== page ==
Fine-tune Prep Work by Daypart…

The definition of efficient prep work changes by daypart. The basics are the same for each meal, but to really cut costs you need to look at the specific challenges of breakfast, lunch and dinner service.

Turn and burn for efficient breakfast service. If an operation serves breakfast or brunch, speed is always essential for guest satisfaction. Keeping tables turning is especially important for lower-check-average dayparts like breakfast. Certain kitchen tricks are necessary to “turn and burn,” maintaining quality and keeping guests satisfied. In high-volume operations, prepared items like liquid eggs that can be poured into a waiting omelet pan can save measurable man-hours in cracking eggs. Pre-shredded cheese eliminates the fuss of setting up and cleaning food processors. Products that you only have to reach for save the short-order cook time and keep finished plates flying out of the kitchen.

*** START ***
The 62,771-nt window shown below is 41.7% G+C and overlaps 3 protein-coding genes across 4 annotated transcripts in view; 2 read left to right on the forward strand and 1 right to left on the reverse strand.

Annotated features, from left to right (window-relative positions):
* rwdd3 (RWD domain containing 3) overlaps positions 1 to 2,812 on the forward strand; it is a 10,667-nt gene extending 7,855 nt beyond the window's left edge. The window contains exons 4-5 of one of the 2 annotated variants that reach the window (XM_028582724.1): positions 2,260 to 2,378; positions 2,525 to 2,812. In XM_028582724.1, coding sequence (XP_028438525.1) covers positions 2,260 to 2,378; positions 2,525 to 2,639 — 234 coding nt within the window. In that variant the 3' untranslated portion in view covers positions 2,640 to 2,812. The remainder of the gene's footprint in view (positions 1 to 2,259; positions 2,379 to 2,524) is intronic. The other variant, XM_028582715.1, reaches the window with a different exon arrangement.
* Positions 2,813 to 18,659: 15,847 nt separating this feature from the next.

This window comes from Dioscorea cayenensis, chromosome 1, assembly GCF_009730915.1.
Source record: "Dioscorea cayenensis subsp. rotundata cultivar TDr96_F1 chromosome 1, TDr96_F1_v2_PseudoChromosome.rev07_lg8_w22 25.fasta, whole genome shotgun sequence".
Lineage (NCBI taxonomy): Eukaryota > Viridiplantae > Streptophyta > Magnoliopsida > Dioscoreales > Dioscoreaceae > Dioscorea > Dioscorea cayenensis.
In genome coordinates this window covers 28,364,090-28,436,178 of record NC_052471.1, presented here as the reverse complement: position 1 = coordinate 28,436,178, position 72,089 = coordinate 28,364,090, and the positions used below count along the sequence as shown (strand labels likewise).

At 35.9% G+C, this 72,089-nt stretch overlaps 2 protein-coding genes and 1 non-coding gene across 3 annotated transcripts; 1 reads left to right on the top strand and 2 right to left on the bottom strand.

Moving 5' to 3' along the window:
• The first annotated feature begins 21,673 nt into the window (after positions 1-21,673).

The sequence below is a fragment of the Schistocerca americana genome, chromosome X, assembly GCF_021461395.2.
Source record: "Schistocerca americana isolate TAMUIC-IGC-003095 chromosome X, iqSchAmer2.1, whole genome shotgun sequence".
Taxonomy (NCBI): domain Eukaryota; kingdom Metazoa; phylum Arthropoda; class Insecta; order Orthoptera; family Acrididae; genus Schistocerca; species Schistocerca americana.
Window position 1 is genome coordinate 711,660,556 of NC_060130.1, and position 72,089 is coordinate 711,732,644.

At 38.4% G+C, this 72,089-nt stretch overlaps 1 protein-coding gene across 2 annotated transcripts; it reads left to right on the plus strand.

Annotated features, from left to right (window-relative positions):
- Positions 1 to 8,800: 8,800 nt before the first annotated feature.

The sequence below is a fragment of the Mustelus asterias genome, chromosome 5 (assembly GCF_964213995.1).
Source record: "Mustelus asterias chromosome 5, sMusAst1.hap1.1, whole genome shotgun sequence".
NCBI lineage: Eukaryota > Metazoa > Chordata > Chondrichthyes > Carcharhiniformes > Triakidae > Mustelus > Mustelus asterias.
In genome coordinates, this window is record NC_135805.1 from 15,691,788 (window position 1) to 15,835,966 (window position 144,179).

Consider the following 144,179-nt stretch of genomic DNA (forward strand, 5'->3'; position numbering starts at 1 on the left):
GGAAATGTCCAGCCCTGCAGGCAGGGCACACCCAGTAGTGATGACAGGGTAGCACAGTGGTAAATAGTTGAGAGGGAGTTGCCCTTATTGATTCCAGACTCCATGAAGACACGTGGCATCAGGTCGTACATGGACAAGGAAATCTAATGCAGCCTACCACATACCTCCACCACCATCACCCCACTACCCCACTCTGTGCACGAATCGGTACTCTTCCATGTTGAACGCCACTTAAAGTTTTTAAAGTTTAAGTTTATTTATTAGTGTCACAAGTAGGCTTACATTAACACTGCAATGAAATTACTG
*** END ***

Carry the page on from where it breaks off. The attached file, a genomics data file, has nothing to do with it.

Prepared foods like scoop-and-bake muffin mixes help save time. Likewise for the increasingly high-quality, par-baked artisan breads, which are available in many flavors and sizes. High-quality, thick, crusty, fresh bread adds value to many morning menu items. Breakfast sandwiches and grilled Paninis get an added value lift from high-quality breads. Because these breads are at their best on the day they are baked, the remaining loaf or two make excellent fresh croutons for the afternoon lunch soup or salad.

Make use of yesterday’s dinner protein leftovers for this morning’s hash special. Prime rib translates into roast beef hash, a sure sellout brunch item. Those salmon scraps from the Saturday butcher work right into griddled salmon cakes. Use your crab cake recipe and substitute fresh salmon that has been lightly pulsed in the food processor. Ideas like these add a fresh look to your specials card and black ink to your profit-and-loss statement.

Other Tips

  • Sliced tomatoes should always be stored in slotted pans for service and storage, allowing the water to separate from the fruit, extending the shelf life.